It is important to understand the differences between the
epub:type attribute and the ARIA
role attribute to ensure that they are properly applied for
their intended purposes and audiences.
Arguably the biggest difference is in their primary applications. The
attribute has evolved to facilitate reading system behaviors and to aid publisher workflows. Although it could
be used to expose information to assistive technologies (AT), in practice it is not. The
primary purpose of the
role attribute, on the other hand, is to expose information
to AT. Although it could be used to facilitate user agent behaviors,
in practice it is not.
The result of these differences is that the application of
semantics is largely harmless, but misapplication of ARIA roles can have negative impacts on the reading experience,
from over-announcement of information to broken HTML rendering for AT users.
This guide is not intended as a comprehensive overview of ARIA roles. It only addresses key authoring differences to be aware of when using one or both attributes in EPUB Content Documents.
Only use one digital publishing role per attribute:
If you include a second role, it has to be a fallback from ARIA 1.1:
<section role="doc-chapter region">
Note that the fallback must not be one of the ARIA 1.1 Abstract roles. These are never allowed in the role attribute.
epub:type attribute, the order of roles is important,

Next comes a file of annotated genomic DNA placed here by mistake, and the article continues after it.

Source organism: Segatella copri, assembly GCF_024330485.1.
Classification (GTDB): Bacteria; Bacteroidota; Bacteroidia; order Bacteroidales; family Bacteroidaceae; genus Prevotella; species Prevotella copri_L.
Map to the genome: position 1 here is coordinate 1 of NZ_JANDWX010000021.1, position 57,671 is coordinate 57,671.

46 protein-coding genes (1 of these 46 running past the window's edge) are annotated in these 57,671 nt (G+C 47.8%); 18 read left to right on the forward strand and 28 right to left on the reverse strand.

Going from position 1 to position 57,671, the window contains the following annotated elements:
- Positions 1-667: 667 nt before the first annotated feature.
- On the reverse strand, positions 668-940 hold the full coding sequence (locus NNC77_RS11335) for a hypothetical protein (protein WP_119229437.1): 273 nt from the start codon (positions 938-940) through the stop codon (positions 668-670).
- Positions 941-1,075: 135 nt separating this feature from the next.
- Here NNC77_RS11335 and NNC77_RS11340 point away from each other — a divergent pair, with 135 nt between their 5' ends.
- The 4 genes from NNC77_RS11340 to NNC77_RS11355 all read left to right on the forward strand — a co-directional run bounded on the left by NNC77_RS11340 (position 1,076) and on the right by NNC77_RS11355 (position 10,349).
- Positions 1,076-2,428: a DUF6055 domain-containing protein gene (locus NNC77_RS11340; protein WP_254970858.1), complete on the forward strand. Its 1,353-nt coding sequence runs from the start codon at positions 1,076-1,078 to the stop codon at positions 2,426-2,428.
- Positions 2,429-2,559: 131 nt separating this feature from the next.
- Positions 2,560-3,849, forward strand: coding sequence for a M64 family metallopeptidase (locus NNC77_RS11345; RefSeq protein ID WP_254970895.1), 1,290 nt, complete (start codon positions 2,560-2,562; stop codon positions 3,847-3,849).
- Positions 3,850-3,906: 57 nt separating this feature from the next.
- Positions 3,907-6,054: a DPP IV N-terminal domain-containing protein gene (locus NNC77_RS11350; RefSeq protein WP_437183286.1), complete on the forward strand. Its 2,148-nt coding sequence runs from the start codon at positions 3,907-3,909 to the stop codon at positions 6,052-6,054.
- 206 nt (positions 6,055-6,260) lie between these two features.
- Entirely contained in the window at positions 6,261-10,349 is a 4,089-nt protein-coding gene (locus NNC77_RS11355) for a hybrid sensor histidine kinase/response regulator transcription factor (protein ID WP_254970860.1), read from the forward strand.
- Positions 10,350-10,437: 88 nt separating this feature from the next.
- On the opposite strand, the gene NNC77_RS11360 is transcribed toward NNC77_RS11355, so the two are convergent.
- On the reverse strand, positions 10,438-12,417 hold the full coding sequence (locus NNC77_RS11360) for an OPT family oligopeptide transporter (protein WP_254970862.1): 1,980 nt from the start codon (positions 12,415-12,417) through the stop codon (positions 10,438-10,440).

and only the first recognized role is applied to an element.
Do not reapply a semantic just because your content has been chunked into separate files.
For example, ensure that the
doc-part role is only applied to the section that
contains the heading for the part. Do not reapply the part role for each chapter that belongs to the part,
as it will be announced to users of assistive technologies each time it occurs, causing confusion.
Although landmarks will be announced by their role name, if a document includes the same role multiple times
(e.g., multiple chapters, appendixes or indexes in one file), it is best practice to include a label to
differentiate them. A label provides context when deciding which to navigate to (similar capabilities are
not available for
aria-labelledby attribute to associate a label with the role.
<section role="index" aria-labelledby="idx01"> <h1 id="idx01">Name Index</h1> … </section> <section role="index" aria-labelledby="idx02"> <h1 id="idx02">Topical Index</h1> … </section>
If no label is available, one can be supplied in an
<section role="chapter" aria-label="chapter 1"> <p>Once upon a time …</p> … </section> <section role="chapter" aria-label="chapter 2"> <p>When the forest opened up …</p> … </section>
Assigning a role to an element overrides its default nature, so use care when applying roles to lists and list items.
Just as HTML ol/ul elements must contain list items, elements assigned a list role must only contain elements assigned a list item role. Similarly, a list item must always be enclosed inside of a list.
For example, the
doc-biblioentry role inherits from
listitem. As a result, it has to be used inside of a list:
<ul> <li role="doc-biblioentry">…</li> … </ul>
or else a list role needs to be applied to an element that encloses all the note:
<div role="list"> <p role="doc-biblioentry">…</li> … </div>